Suffering ordeal by skewer at Kyachta
at the hands of a homesick Russian
Government Inspector; extremes of cold
and heat, and depredations of insects,
rhubarb, when it reached our coasts,
was four times costlier than saffron,
ten times the cost of cinnamon.
When Parson Woodforde dosed himself
and Nanny and Ben, his servants, after
“a great purging”, rhubarb root in Norwich
cost him sixteen shillings a pound
(ten shillings more than opium).

The Pen-King herbalist recommends
tempering rhubarb’s costive properties
with ginger—advice we still observe
almost five thousand years later,
slicing that honeyed, lemony stem
with rhubarb and sugar, to boil up for jam,
or sifting its powdered fragrance into flour,
to bake as rhubarb clafouti or crumble.

I weigh all this while listening to the news:
a small earthquake in eastern Turkey; a seizure
of cocaine from a boat off the Suffolk coast;
a visit to Scotland by the exiled Dalai Lama;
another sound-bite on the war with Iraq
in Washington’s inarticulate babble.
Out in the garden, a gathering of exotics:
a cock-pheasant struts like a gorgeous mandarin
among the rhubarb; head held high, ablaze
with news of what is doing on our borders.

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The Pier

an epithalamium for Mike and Sue

Built of squared, dressed sandstone, the pier
belongs to the land but ventures sturdily
along the line of the skerries, out to sea—
just far enough for its arm, bending at the elbow,
to fend off breakers from the small harbour.
In the channel the burn makes, flowing out
to meet the tide, two sycamore leaves are floating;
below the bladder-wrack’s rubbery frills,
in the clear water, bright green seaweed
lets its soft hair drift, this way
and that, stroking the sand.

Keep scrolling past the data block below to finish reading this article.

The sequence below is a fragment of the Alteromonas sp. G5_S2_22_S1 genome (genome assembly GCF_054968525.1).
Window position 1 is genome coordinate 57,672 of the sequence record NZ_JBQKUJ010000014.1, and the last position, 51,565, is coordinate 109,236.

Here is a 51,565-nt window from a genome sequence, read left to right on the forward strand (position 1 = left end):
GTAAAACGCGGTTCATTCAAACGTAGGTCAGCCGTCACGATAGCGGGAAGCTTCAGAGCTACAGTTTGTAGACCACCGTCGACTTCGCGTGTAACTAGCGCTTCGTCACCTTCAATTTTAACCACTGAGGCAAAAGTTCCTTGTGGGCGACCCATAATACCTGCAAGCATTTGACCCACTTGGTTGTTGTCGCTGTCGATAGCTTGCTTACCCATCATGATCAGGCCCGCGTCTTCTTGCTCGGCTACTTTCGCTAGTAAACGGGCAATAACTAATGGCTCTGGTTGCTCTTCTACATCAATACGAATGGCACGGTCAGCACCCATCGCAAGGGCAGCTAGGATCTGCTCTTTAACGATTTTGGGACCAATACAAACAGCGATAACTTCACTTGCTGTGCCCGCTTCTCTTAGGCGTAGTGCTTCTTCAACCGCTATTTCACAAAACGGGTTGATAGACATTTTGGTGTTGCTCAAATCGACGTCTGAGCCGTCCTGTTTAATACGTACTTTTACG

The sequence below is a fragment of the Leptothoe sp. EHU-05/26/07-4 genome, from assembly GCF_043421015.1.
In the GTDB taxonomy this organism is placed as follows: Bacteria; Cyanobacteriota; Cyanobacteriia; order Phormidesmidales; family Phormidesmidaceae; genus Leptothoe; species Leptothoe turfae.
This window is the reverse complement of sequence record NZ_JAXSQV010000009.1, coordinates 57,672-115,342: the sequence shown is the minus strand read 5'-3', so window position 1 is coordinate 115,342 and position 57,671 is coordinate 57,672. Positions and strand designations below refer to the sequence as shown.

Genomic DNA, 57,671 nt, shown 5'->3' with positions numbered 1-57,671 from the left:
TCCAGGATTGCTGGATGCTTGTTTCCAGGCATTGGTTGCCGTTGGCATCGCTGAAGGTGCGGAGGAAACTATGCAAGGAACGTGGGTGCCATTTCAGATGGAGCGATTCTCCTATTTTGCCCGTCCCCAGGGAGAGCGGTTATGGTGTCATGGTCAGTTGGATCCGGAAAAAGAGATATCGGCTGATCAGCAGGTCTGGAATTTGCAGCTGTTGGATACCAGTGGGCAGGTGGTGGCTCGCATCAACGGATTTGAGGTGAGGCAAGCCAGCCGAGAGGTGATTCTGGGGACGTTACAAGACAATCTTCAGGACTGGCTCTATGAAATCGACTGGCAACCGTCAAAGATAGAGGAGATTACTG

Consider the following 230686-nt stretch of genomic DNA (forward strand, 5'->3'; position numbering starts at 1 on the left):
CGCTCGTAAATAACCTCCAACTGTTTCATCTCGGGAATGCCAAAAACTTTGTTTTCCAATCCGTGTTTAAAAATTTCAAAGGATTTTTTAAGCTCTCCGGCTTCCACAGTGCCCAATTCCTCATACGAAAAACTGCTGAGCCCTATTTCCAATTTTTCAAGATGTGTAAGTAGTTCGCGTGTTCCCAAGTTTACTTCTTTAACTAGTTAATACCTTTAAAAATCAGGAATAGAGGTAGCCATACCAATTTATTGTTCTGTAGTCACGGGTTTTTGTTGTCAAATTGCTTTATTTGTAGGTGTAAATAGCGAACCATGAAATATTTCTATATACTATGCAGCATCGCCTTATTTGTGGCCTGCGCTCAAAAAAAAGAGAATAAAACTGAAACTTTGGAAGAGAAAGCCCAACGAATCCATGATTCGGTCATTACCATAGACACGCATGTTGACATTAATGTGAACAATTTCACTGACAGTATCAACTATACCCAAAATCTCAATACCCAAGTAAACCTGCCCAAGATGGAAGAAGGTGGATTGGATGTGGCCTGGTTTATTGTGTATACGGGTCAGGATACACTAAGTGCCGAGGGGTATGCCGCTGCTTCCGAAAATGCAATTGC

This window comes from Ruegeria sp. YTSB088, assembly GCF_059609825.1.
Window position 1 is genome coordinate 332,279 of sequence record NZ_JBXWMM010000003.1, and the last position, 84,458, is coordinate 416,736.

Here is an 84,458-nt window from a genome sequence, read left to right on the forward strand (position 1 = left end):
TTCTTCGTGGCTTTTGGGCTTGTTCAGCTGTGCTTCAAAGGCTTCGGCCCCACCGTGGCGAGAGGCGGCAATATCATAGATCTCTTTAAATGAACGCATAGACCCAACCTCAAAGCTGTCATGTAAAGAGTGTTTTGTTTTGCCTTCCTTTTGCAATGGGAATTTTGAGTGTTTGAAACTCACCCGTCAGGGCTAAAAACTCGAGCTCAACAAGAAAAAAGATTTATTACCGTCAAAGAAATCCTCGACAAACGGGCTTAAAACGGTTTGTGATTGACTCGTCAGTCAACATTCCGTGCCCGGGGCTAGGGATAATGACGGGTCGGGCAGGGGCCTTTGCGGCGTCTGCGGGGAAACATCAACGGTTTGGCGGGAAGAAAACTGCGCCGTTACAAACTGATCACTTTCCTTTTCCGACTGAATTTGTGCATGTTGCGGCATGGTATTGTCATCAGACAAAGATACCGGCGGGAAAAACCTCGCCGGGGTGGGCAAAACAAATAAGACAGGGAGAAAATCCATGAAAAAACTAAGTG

Over the years, in spite of battering storms,
mussels and whelks have attached themselves
in bristling buttresses; and olive-green crabs
whose ancestors scuttled away
from the preaching of John Knox
shelter in crevices and cracks.
You can sit with the high wall at your back,
in out-of-the-wind recesses—so snug,
a spider has spun some threads and caught four
white scraps of down; two ochre stones below,
another has spread her web across the angle,
a two-inch doily dredged with grains of sand.
Small boats, like visiting friends, tie up alongside,
casting a mooring over a weathered stanchion,
pocked and upright as a standing-stone
(a flight of slippery steps climbing mysteriously
from under the water). Most days, a cormorant
uses the breeze at the pier’s end, perched on railings,
wings half-opened like a clerical umbrella;
and at night a red lamp burns in passionate answer
to the Bell Rock’s faithful pulsing on the horizon.
After a warm day the haar steals in,
bedewing railings, feathers, noses,
hanging with crystal drops the spider’s web,
hiding the town and all its walls and towers.
Out on the pier you’re in a white, vaporous room
where all you can see are the nearest waves—
those bales of grey-green silk unrolling
and flowing on like tireless music.

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Anna Crowe
October 2010